One of our techs recently ran across a problem with a new Windows Vista Business laptop trying to synchronize offline files to a Windows Server 2000 file server. Synchronization would start, but the Sync Center in Vista would show failures for every single file that was attempted to be sync’d. The error message read something to the extent of “The process cannot access the file because it is being used by another process“.
We tried the usual: checking permissions on the folders being offline’d (I know that’s probably not a word, but you get what I mean); deleting his local cache of Offline Files; disabling and then re-enabling Offline Files. But we just kept on banging our heads against the same error. At first, just about any web search for the error resulted in either something about Windows Home Server or databases or something of the like. Eventually, though, we struck gold:
http://support.microsoft.com/kb/296264/en-us: Configuring opportunistic locking in Windows
Part I demonstrated how to find aged or inactive accounts, and in Part II we will look at another lingering account type: disabled accounts.
Like inactive accounts, Directory Searchers also come in handy for disabled accounts. We can also, however, read an Active Directory account’s status directly from a hidden attribute on the ADSI object. Let’s start with the Directory Searcher method. This entry also draws from Bahram’s Blog. The code:
$adobjroot = [adsi]''
$objdisabsearcher = New-Object System.DirectoryServices.DirectorySearcher($adobjroot)
$objdisabsearcher.filter = "(&(objectCategory=person)(objectClass=user)(userAccountControl:1.2.840.1135184.108.40.2063:=2))"
$resultdisabaccn = $objdisabsearcher.findall() | sort path
We’ll start off with Inactive accounts first, and then work on the disabled accounts after that.
Active Directory in Server 2003 has a nice user/computer attribute called lastLogonTimeStamp that can help us keep track of inactive accounts. If you have ever tried to use that attribute, however, you might have come up with something like this…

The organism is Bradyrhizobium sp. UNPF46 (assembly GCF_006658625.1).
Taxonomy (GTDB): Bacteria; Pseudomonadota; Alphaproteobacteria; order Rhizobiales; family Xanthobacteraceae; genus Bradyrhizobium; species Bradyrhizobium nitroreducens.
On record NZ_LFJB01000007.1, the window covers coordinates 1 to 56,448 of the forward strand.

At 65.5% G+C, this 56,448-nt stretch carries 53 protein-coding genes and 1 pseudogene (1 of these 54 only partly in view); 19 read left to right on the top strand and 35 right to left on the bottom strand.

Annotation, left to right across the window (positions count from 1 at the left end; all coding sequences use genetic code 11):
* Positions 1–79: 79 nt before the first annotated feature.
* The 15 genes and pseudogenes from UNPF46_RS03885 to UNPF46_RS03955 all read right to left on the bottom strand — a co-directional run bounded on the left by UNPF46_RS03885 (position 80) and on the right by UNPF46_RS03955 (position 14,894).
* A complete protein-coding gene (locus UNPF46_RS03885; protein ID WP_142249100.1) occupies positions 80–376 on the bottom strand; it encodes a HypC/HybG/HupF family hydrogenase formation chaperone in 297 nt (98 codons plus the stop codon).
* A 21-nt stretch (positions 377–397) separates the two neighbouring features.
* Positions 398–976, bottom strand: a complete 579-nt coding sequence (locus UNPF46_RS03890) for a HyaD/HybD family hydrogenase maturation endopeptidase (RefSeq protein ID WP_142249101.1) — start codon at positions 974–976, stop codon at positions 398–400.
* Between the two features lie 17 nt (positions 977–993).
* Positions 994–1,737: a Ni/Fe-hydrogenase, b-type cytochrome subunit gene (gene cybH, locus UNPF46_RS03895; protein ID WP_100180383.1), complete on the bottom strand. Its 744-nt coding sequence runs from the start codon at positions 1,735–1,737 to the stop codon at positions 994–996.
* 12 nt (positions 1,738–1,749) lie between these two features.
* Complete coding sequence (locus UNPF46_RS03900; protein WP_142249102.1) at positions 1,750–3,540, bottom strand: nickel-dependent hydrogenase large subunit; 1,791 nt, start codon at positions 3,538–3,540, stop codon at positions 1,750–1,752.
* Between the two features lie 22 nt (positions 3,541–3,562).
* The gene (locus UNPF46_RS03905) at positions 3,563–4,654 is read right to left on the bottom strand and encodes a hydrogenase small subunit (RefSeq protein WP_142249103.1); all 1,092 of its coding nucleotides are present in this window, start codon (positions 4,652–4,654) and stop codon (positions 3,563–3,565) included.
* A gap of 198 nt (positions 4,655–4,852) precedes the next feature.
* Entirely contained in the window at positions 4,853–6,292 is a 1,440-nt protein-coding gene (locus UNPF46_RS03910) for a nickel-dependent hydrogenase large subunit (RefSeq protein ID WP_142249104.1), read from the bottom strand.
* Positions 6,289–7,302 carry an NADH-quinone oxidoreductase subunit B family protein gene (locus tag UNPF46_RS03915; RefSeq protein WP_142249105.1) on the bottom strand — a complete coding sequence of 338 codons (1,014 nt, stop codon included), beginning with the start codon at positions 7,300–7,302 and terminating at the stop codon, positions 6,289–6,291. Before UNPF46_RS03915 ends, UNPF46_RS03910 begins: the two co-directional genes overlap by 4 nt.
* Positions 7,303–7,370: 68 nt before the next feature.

I am pretty sure I’m not the only one who wants something more descriptive than DSC1900298.JPG to name my digital photos. And yes, I know that Windows Explorer allows you to rename pictures en masse, but I don’t like the convention they have chosen in that the first file is named [common name].JPG, then the subsequent files are named [common name] (2).JPG and so on and so forth.
I had a few requirements for how I wanted to go about this:
- Get rid of the parentheses. If I will be posting those pics online anywhere, I wanted to keep the names as free of special characters as I can.
- Number the first file. The Windows Explorer route does not number the first file when doing bulk renames. This is easy enough to do manually, but I just don’t want to bother.
- Keep a constant number of digits in the index number. I want the renaming process to take into account how many pictures there are and adjust the number of index digits accordingly. If there are fewer than 10 files/images, then only 1 digit is required (e.g. 1, 2, 3, 4…9). If there are between 10 and 99 files (inclusive), then two digits are required (01, 02, 03…10, 11, 12…99). I think you get the idea. Windows definitely doesn’t do that.
As part of our process to disable user accounts, we take ownership of the user’s server-stored documents such as roaming profiles and redirected My Documents directories. We then either keep access restricted to the domain admins group or grant access to a replacement user who should receive access to the departed user’s files.
With an upgrade to Exchange 2007, we have taken advantage of the Powershell access to Exchange objects, and have scripted the mailbox provisioning and account disable processes. One of the sticking points in getting the disable script wrapped up was seizing control of the user’s directories. Now, Powershell does have the ability to modify ACL’s through the New-Acl and Set-Acl cmdlets (links below), but the users have exclusive access to their server-side directories. It is easy enough to take ownership of a directory through the Windows Explorer Security dialog, but the Powershell methods all presented some form of error when trying to set permissions or change ownership on a file system object to which you do not already have access to.
Dell, Broadcom, and Microsoft have decided to partner up with the release of a technology called TCP/IP Offloading, or TOE for TCP/IP Offload Engine. It was bundled together in the Scalable Network Pack (SNP), included and enabled by default with Service Pack 2 (SP2) for Windows Server 2003. The gist of this technology is to enable high-load enterprise applications to be easily scalable. For those of you familiar with the OSI model, TOE moves layer 3 and 4 processing out of the OS and CPU into the NIC. The idea is to better utilize advances in network card performance and free up CPU cycles for other purposes, such as application-side processing.
This all seems well and good, if they saw fit to properly test the stuff out against their own applications!